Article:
I could have earned a hell of a lot more in my career if I'd, say, chosen to study Law (which my school careers teacher told me was a much better option), but i'm sure i'd have had a lot less fun, and seen far less of the world (and its amazing technology).
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At no point have I said I concur with their view
Then why post that comment on an online forum if you don't agree? You certainly didn't state disagreement. Are you now saying you don't agree, or perhaps expressing neutrality?
I don't think the tone of your posts suggests either of these things. Perhaps you can state your view, for the sake of clarity.
The young - of whom many older folk are, and always have been, deeply jealous of - waste no more time at work than old farts like us on forums. Or doing their online grocery or Amazon shop. Or sorting childcare, checking out university info for their teenagers, booking holidays....
I got that, and I agree, though I fear such options are becoming increasingly unviable, at least with regard to Arts and Humanities subjects.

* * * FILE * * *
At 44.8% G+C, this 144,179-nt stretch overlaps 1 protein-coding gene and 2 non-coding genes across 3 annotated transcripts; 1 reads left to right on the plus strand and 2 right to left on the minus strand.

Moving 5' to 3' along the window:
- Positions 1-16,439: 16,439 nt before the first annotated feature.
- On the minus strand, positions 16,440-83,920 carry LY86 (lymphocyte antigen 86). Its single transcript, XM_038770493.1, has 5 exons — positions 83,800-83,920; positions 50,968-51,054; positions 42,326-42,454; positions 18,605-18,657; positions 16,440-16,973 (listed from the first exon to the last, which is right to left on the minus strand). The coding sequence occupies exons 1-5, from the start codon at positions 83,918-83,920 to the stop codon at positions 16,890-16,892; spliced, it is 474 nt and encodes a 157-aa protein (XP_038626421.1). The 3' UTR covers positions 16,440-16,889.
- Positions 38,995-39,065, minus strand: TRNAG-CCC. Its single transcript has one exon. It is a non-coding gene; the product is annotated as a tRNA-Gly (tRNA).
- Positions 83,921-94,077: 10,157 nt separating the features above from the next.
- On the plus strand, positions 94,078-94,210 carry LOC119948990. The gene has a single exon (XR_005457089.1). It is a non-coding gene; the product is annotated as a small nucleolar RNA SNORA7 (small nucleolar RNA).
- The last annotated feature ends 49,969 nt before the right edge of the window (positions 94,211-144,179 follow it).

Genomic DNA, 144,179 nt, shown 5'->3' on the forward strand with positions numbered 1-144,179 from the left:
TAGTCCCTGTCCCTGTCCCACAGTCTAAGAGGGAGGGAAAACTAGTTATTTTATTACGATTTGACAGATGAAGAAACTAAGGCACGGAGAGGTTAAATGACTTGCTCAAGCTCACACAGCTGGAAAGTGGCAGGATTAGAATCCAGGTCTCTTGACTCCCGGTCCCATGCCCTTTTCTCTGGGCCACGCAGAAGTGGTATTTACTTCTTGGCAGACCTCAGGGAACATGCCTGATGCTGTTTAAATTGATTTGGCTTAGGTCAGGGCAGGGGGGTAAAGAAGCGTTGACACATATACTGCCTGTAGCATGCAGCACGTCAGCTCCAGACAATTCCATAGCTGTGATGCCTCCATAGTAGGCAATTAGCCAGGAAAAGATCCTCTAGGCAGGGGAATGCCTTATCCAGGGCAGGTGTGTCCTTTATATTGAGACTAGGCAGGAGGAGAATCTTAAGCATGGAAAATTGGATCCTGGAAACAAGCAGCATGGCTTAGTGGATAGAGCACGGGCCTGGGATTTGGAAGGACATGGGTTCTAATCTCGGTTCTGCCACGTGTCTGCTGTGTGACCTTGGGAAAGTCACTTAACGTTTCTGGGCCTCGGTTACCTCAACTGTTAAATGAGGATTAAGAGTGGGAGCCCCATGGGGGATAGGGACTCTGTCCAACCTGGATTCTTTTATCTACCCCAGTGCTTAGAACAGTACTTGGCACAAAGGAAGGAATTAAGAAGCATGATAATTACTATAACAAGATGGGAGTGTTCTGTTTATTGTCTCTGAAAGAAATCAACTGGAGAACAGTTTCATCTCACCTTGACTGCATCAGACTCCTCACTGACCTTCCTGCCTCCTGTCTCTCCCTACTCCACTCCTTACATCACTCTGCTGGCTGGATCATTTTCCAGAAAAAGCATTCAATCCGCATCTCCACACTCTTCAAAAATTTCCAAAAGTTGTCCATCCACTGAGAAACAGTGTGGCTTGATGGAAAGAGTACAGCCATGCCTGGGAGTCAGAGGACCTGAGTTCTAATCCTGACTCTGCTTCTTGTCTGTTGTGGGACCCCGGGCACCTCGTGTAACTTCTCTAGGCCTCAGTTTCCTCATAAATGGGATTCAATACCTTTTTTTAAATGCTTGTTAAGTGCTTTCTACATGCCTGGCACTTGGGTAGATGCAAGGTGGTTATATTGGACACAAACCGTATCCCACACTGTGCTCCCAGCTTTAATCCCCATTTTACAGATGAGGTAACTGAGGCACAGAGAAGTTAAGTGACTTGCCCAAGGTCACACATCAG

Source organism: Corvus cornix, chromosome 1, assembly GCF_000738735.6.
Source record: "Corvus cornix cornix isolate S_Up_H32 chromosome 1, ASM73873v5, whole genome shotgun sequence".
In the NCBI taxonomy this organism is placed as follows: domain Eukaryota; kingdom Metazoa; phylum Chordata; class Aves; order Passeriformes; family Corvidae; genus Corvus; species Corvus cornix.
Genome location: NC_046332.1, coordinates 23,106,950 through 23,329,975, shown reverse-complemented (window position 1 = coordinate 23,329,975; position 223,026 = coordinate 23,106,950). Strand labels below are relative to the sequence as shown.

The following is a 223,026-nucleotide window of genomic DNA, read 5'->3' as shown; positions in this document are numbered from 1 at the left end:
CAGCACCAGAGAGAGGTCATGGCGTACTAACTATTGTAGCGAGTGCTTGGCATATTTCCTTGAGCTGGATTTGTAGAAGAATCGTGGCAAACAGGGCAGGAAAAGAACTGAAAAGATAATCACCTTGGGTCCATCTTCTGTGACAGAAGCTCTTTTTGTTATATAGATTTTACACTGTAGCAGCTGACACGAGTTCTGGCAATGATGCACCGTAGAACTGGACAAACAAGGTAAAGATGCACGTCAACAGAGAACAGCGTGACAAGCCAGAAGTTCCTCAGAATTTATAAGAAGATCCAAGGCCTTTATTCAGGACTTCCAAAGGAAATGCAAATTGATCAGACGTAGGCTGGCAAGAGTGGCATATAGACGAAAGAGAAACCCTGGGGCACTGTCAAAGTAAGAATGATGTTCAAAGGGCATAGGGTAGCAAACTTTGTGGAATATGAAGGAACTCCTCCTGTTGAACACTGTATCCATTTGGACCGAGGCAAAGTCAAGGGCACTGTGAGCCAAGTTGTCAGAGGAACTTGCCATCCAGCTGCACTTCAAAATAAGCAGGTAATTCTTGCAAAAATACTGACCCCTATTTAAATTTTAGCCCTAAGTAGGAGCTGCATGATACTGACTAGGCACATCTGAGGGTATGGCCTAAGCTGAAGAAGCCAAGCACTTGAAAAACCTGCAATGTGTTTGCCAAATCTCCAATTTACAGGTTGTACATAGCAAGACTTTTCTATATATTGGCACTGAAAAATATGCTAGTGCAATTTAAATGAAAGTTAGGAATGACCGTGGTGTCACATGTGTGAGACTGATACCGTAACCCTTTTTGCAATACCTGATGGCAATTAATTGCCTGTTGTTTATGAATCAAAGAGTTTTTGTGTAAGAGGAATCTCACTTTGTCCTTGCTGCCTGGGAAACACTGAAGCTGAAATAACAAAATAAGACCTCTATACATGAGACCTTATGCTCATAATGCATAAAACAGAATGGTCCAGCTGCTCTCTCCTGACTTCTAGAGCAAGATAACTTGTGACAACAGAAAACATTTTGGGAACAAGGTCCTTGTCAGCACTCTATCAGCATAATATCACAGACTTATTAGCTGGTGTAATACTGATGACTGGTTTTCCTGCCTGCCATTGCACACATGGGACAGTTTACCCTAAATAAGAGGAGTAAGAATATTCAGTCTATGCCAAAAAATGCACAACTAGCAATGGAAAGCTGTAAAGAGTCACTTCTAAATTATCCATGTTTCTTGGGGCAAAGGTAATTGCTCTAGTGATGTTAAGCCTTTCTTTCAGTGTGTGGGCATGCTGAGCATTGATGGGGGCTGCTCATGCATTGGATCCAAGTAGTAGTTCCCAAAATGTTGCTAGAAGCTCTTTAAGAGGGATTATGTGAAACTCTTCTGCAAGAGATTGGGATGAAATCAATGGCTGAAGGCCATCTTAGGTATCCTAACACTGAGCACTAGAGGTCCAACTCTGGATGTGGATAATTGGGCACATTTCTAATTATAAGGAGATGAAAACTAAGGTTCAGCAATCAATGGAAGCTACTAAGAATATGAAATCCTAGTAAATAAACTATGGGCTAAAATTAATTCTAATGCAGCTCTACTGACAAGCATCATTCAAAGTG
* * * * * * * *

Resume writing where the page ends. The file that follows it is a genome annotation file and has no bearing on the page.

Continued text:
Your point about fun (or personal fulfilment) is entirely valid; I was merely arguing that's it's becoming increasingly impractical to think this way.
And when they were younger, some of these now older folk were gossiping around water coolers, or nipping to the pub for a few pints on their lunch hour, thereby writing off the best part of an afternoon's work. (Admittedly I'm relying on anecdotal evidence at best, but I'm only fighting fire with fire.)
The average number of hours worked in the UK has increased in the last three decades, while professional and private lives increasingly bleed into one another. Many jobs now require employees to effectively be on permanent call. The home is no longer a discrete space or sanctuary, but an extension of the workplace (thanks internet).